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The Green Search for Perfection

November 14th, 2016

It’s the common response: Asked at a job interview what his biggest weakness is, he pretends to think for a moment before answering, “I guess I’d say I can be a bit of a perfectionist.” The impression he’s giving is clear. Though he may sometimes be perceived as a bit negative, this is simply a byproduct of his excellent work. In other words, his weakness is actually a strength.

I am a writer, and lately my work has slowed to the point where I spend days rewriting the same sentence over and over. I believe the line will get better, and it does, but what is a reasonable amount of time to spend on a single sentence? Thirty seconds, two minutes, an hour? Certainly not a couple of days! And yet, though I know this to be true, once I’m locked in on it, a sentence isn’t just words and information, it’s an amorphous blob that must, under the threat of humiliation, be poked and prodded into absolute flawlessness before I can even think about moving on.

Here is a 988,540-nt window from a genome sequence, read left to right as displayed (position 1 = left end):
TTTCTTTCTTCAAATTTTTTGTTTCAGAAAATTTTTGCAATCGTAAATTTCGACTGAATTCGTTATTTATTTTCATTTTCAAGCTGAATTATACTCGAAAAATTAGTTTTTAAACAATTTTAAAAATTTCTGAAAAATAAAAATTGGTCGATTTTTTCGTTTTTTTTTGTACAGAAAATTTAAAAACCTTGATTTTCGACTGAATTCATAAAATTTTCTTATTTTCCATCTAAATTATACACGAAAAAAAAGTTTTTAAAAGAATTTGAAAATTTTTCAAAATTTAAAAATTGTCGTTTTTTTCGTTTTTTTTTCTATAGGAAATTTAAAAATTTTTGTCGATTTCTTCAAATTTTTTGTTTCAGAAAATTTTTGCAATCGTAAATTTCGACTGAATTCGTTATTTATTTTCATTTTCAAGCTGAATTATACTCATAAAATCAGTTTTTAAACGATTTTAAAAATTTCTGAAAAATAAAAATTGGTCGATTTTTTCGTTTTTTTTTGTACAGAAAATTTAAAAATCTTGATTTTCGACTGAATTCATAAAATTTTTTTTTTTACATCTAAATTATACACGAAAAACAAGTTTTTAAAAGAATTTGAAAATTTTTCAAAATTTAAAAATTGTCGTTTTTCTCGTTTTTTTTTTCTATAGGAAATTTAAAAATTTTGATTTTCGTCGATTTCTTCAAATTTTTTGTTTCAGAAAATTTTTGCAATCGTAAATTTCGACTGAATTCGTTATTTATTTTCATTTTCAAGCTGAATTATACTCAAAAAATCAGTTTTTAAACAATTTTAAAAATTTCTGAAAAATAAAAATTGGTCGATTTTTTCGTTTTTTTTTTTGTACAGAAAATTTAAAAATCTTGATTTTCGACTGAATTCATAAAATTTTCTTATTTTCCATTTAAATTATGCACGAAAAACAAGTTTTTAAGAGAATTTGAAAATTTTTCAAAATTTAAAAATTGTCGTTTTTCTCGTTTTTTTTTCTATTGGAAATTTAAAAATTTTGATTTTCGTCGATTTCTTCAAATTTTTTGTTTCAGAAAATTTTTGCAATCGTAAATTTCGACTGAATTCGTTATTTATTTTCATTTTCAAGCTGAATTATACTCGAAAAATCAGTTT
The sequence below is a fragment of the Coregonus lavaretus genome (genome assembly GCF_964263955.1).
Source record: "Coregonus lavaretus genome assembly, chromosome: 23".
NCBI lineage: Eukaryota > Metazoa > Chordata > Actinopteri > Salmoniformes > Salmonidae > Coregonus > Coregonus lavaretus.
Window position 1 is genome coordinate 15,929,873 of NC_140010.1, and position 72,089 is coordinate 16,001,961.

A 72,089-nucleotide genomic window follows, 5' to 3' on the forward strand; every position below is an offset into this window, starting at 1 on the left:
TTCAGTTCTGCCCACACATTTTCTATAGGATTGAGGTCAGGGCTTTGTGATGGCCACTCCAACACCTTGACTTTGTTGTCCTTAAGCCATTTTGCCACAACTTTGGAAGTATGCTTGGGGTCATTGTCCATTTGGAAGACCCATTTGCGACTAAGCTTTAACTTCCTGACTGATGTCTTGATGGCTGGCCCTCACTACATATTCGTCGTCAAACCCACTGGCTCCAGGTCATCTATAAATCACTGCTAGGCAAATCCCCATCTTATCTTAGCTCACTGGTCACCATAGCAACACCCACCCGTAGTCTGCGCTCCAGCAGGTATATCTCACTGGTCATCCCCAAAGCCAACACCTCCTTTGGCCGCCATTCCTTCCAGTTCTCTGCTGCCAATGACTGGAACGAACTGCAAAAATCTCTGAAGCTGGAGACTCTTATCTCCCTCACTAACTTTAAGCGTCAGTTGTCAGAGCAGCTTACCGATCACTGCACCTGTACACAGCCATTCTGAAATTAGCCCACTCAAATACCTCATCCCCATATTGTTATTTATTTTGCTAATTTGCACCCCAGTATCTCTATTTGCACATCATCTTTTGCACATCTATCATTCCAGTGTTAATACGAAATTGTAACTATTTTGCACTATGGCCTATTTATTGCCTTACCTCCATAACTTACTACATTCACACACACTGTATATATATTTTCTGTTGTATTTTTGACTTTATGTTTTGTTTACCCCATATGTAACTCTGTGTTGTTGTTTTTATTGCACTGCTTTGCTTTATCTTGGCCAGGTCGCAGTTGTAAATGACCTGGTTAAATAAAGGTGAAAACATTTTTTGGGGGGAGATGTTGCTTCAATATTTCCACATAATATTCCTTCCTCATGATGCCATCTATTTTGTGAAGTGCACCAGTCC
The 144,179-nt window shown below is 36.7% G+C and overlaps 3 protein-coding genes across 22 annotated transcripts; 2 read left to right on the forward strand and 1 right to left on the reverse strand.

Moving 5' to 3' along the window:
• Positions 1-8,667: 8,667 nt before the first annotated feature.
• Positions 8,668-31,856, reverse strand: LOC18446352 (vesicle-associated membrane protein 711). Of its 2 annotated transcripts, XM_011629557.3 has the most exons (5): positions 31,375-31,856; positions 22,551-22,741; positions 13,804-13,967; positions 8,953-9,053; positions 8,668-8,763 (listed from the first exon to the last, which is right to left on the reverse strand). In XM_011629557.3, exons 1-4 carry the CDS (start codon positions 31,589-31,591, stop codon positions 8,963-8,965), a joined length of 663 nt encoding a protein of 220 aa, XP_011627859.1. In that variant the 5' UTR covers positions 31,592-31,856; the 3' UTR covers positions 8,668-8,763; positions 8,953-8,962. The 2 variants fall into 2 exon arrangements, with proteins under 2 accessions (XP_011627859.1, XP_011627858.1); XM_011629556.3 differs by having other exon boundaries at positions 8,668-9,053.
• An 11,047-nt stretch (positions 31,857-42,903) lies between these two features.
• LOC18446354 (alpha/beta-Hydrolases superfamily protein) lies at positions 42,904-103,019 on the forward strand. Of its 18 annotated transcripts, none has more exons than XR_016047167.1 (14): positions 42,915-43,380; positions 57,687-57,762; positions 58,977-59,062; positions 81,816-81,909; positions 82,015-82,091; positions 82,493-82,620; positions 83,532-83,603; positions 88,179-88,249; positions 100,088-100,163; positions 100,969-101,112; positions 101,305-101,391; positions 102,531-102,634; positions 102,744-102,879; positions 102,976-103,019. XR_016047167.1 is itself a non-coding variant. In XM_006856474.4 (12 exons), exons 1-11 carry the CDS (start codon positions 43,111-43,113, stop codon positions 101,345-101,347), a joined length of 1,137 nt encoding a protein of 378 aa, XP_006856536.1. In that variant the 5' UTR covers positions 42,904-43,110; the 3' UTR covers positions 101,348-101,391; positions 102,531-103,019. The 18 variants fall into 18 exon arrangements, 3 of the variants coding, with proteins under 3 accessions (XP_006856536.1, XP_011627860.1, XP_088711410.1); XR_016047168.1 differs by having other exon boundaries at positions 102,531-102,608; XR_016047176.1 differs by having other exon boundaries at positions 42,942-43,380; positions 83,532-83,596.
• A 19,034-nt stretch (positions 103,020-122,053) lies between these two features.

I’ve begun to think that I’d be a better, more successful writer if I was more willing to fail. Perfectionism affects every aspect of my life. It tells me, “no matter what happened in the past, you can validate it now by being perfect.” Why do I analyze something that, by the count of ten, will no longer exist?

Perfectionists’ relationships can suffer too. I also hold my girlfriend to the same brutal standards as I do myself. Which is wholly unfair…I want the world around me to be as perfect as I should be…

Happiness is a word for weak-minded people, for self-help gurus and “Please share this” Facebook posts. Consequently it’s a word I haven’t spoken aloud often, except to say I’ll have it when I’m perfect.

Even with this almost written, I still fear that I’ll break down and edit it until there’s nothing left… Excerpts from James Nolan post at vice.com

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